Surgical Managemnt

Esophageal resection can be accomplished through various approaches. Currently the most accepted approaches include transhiatal resection and the Ivor-Lewis thoracoabdominal approach. Each has its advantages and disadvantages but there is no difference in long term and disease free survival between resection groups.

Thoracoabdominal Approach (Ivor-Lewis)

A midline incision is made and the stomach is mobilized. Preservation of the right gastric and gastroepiploic arteries is essential to utilize the stomach as an esophageal substitute. A pyloroplasty is performed to facilitate gastric emptying. A feeding jejunostomy may be placed. Once mobilization is complete the abdominal incision is closed and the patient is rotated to a left lateral decubitus position. Some surgeons advocate placing the patient in a modified supine/left decubitus position so both approaches can be done without moving the patient. A right thoracotomy through the 5th intercostal space is done with completion of the esophageal mobilization. The anastomosis is done with a single layer PDS or double layer chromic and silk.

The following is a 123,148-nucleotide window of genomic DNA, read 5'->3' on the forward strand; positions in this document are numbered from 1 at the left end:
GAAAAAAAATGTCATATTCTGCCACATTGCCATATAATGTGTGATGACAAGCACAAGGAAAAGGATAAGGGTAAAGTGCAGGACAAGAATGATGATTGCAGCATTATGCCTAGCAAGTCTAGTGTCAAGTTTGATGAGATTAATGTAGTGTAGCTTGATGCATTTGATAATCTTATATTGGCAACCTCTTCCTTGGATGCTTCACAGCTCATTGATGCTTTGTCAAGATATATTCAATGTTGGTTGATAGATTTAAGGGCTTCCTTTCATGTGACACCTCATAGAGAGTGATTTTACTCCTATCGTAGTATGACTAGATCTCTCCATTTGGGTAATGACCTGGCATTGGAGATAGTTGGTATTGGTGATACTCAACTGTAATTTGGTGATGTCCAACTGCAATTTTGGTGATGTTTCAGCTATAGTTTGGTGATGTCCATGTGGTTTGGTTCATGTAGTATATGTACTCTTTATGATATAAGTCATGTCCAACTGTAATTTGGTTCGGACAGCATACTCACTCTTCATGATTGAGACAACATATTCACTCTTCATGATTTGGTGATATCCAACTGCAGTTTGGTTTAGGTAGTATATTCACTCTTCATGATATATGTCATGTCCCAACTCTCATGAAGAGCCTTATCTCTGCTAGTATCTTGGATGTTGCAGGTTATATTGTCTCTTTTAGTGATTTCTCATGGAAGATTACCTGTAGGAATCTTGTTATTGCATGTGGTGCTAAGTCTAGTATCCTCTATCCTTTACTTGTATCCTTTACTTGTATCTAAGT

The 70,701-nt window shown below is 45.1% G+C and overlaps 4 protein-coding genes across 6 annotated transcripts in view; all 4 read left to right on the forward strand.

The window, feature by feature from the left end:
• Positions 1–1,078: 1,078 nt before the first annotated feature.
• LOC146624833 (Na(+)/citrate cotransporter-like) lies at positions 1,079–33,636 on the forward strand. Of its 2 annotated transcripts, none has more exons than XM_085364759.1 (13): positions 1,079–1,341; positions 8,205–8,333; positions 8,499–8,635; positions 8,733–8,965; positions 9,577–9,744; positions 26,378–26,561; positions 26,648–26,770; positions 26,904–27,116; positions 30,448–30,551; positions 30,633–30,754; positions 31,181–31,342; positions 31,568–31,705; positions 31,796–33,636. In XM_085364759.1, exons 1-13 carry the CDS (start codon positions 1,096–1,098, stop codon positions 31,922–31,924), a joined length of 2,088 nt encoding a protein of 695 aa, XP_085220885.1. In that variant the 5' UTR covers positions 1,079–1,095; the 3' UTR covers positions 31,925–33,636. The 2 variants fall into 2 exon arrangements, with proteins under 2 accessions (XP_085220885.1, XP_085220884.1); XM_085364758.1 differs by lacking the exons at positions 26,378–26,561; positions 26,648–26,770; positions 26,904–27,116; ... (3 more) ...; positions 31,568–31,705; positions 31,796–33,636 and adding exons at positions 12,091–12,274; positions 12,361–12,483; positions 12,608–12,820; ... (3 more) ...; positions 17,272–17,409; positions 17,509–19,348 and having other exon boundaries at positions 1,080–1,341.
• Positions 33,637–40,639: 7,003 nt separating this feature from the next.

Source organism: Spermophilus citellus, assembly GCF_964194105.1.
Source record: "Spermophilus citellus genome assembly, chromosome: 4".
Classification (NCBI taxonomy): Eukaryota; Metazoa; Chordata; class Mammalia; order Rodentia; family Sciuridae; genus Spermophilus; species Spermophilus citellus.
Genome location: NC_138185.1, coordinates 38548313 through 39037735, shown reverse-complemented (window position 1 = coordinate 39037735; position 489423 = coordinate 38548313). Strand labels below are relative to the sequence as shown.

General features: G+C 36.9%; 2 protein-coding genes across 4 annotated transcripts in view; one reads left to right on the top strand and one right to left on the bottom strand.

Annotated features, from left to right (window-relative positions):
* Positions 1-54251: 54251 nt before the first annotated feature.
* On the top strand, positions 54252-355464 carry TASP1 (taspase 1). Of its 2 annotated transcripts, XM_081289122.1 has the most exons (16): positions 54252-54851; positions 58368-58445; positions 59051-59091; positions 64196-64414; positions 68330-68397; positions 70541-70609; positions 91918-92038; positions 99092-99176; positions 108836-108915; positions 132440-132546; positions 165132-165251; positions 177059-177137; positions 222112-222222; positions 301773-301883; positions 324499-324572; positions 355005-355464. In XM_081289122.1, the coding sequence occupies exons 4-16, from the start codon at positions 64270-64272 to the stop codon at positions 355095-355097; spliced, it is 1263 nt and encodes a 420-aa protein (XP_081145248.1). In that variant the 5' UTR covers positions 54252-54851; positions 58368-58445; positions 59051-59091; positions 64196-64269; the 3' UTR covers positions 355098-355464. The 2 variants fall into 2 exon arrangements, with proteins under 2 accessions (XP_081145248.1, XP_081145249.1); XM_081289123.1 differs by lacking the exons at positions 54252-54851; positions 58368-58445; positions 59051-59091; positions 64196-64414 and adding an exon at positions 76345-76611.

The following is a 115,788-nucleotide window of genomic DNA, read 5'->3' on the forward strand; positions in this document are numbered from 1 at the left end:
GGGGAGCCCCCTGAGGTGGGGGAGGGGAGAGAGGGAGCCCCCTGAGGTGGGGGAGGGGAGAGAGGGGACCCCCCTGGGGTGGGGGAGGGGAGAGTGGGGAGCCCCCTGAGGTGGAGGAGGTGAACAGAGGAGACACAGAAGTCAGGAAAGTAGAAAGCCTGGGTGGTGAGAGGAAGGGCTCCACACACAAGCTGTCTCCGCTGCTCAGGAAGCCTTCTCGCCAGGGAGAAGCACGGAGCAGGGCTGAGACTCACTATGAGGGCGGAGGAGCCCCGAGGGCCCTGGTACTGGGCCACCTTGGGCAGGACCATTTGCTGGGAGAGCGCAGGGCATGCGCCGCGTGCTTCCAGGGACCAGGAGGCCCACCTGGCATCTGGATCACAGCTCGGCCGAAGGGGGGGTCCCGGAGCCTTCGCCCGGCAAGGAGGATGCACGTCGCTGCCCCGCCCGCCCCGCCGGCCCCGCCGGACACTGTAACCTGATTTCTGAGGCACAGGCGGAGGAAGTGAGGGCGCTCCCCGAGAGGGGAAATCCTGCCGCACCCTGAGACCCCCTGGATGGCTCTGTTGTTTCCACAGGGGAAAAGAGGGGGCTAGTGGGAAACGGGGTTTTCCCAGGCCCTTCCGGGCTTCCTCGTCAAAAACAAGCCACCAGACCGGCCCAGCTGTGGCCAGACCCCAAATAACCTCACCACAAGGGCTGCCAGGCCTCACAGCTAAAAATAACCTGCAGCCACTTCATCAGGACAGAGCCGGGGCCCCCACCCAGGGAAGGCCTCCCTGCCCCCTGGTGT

Transhiatal Approach

This is similar to the Ivor-Lewis in terms of abdominal mobilization but without a thoracotomy. The esophagus is mobilized with blunt dissection through the esoph-ageal hiatus. The anastomosis is performed in the neck with the esophageal substitute.

Disadvantages to the Ivor-Lewis include an intrathoracic anastomosis with a high mortality associated with leak and pulmonary complications associated with a thoracotomy. The transhiatal approach is done blindly with questionable margins. There is no difference in survival between the approaches. There are only three current randomized controlled studies that compare transhiatal to transthoracic resection. Survival was similar between groups with 29% and 26% for transthoracic and transhiatal resections respectively.4

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